Meraviglia o terrore? Quale delle due per la nuova scienza che progetta di costruire macchine delle dimensioni di una molecola, o più piccole, capaci di gareggiare con gli atomi? Macchine, e non per modo di dire: hanno motori, computer di bordo e strumenti per "fare qualcosa" (anche dentro di noi!). Tutto proporzionato, è naturale, e tutto in violazione alle comuni leggi della fisica: la gravità, la forza di van der Waals (attrazione intermolecolare), la seconda legge della termodinamica (il calore fluisce da un corpo caldo a uno freddo), la tensione superficiale... contano poco o nulla per un robot grande un atomo. È ANCORA FUTURO Il primo a sognare macchine così, nel 1959, è stato Richard Feynman (Nobel per la fisica 1965), quando ancora non esistevano né la parola "nanotecnologia" né gli strumenti per assemblare nanostrutture, come il microscopio a forza atomica (1986), uno dei principali attrezzi per l'osservazione e la manipolazione della materia in scala nanometrica (vedi "La scienza incontra l'arte"). A che punto siamo oggi? Per le idee rappresentate in queste pagine dai disegni di tre artisti è ancora piena fantascienza. Sono però "mondi possibili" e la nostra domanda è, di nuovo, sogno o incubo? Che cosa ne pensi? I MANGIA-LIPIDI Non c'è tempo da perdere: quest'arteria è ingombra di placche di grasso! Da smaltire, prima che succeda qualcosa di peggio. Una flotta di nanorobot rimuove il materiale lipidico e lo digerisce direttamente sul posto.
(© Tim Fonseca)
[Elisabetta Intini, 15 maggio 2008]

Wednesday, May 14, 2008

Photo.net's Photo of the Week - May 12, 2008

Photographer Kevin McNeal
Caption A Rare Perspective Of San Francisco Under The Bay Bridge
Views 655 times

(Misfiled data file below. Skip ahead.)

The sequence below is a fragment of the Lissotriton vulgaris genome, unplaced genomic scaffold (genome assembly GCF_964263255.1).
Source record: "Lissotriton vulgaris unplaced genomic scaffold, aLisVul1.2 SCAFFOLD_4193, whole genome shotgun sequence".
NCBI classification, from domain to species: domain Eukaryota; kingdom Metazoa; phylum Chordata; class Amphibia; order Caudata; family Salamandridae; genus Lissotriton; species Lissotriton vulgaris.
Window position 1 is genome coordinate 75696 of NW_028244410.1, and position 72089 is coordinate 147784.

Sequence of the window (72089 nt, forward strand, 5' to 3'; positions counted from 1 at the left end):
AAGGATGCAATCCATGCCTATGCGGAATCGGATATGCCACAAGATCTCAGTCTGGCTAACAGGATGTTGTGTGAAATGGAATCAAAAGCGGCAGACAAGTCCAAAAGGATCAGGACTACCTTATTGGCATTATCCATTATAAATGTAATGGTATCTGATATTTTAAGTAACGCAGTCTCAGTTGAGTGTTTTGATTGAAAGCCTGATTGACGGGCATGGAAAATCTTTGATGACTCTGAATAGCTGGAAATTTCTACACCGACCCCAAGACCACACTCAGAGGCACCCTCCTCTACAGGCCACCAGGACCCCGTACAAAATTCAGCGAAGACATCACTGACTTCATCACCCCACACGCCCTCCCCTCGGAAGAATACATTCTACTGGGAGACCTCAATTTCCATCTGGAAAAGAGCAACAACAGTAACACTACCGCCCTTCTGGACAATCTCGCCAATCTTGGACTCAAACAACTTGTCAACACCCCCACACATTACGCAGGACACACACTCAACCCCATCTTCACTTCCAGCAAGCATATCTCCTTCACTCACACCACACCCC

25 ratings, Aesthetics: 6.72/7 Originality: 6.80/7
Exposure Date 2007-03-29
Location City: San Francisco State: California Country: U.S
Equipment Camera Canon Canon 5D
Technical Details I know this is an icon but I had never seen it ever from here until I saw a similar image. I owe this image to Ed Nunez who I had visited to shoot the Big Sur Coastline with. I wanted to get to this location but he told me it is almost impossible as this is on government property and has pretty tight security due to obvious reasons of late. I told him I had to have it for myself and I would do whatever it took. So we drive there as the sun set and he asked me to jump out the car without stopping and make my way down the steepest embankment of my life all the way down to the water. He could not stop as the police were constantly patrolling the area and I only had a matter of seconds to get out of sight. Once I finally got to the spot I could not setup my tripod due to the steepness; So I dug a deep hole to get my tripod legs into. I could not even put my bag down as it rolled down the hill. I know that a lot of people will disagree with this but when you are desperate to get a rare perspective you will do anything !!! Thanks again to Ed Nunez who made this possible. Thanks for looking ! Canon 5D 17-40L f/11 25 seconds ISO 100
Manipulated? Unknown or Yes

Friday, May 2, 2008

Photo.net`s Photo of the Week - April 28, 2008

Biliana`s note: *W*O*N*D*E*R*F*U*L*

Photographer Don Paulson
Caption Japanese Garden ~ Royal Roads University
Views 54545 times
34 ratings, Aesthetics: 6.09/7 Originality: 5.82/7
Exposure Date 1996-11-04
Location Vancouver Island, British Columbia, Canada
Manipulated? Unknown or Yes

Thursday, March 27, 2008

In the Middle of a War Zone...

... and an incredible artwork of Eric Feferberg.
Source: Time Magazine of March 24, 2008

Wednesday, March 12, 2008

Photo.net`s Photo of the Week - March 11, 2008

Photographer filip bogdan
Views 20722 times
140 ratings, Aesthetics: 6.49/7 Originality: 6.70/7
Location City: bucharest Country: roumania
Equipment Camera Kodak DCS Pro SLR/n
Manipulated? Unknown or Yes

Wednesday, February 27, 2008

Photo.net`s Photo of the Week - February 25, 2008

Photographer Max Billder
Views 70294 times
120 ratings, Aesthetics: 6.62/7 Originality: 6.62/7
Location Country: Spain
Equipment Camera Canon EOS 30D, Lens Canon EF 70-200/2.8L IS USM
Technical Details iso100, 1/100, f22
Manipulated? Unknown or Yes